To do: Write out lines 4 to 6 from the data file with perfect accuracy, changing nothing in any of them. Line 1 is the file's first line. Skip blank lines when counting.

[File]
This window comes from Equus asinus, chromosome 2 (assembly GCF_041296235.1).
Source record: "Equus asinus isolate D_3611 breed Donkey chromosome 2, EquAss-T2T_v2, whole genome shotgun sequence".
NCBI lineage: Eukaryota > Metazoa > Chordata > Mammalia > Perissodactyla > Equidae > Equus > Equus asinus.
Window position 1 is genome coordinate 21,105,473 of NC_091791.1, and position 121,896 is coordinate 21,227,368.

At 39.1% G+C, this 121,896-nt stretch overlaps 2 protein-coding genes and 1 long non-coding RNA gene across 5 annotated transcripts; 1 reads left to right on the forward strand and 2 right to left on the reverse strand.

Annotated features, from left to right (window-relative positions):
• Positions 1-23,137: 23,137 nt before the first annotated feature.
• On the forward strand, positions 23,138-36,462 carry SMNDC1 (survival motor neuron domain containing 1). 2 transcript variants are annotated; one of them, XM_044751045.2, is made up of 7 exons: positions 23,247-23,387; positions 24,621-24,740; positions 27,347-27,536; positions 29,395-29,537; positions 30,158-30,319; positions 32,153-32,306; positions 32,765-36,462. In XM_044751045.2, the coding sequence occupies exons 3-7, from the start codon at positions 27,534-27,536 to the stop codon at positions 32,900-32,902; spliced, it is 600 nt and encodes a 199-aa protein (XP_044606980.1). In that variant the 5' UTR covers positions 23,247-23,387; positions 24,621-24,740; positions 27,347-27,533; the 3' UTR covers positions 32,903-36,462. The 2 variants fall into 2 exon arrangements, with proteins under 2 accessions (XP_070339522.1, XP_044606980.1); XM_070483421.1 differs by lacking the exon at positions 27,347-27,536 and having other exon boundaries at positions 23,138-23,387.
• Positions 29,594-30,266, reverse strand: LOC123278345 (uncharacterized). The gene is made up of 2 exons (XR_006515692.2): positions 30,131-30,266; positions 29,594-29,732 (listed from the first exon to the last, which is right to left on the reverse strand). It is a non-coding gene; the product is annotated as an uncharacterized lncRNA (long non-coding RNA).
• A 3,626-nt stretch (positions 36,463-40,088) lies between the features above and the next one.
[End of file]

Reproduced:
Window position 1 is genome coordinate 21,105,473 of NC_091791.1, and position 121,896 is coordinate 21,227,368.

At 39.1% G+C, this 121,896-nt stretch overlaps 2 protein-coding genes and 1 long non-coding RNA gene across 5 annotated transcripts; 1 reads left to right on the forward strand and 2 right to left on the reverse strand.

Annotated features, from left to right (window-relative positions):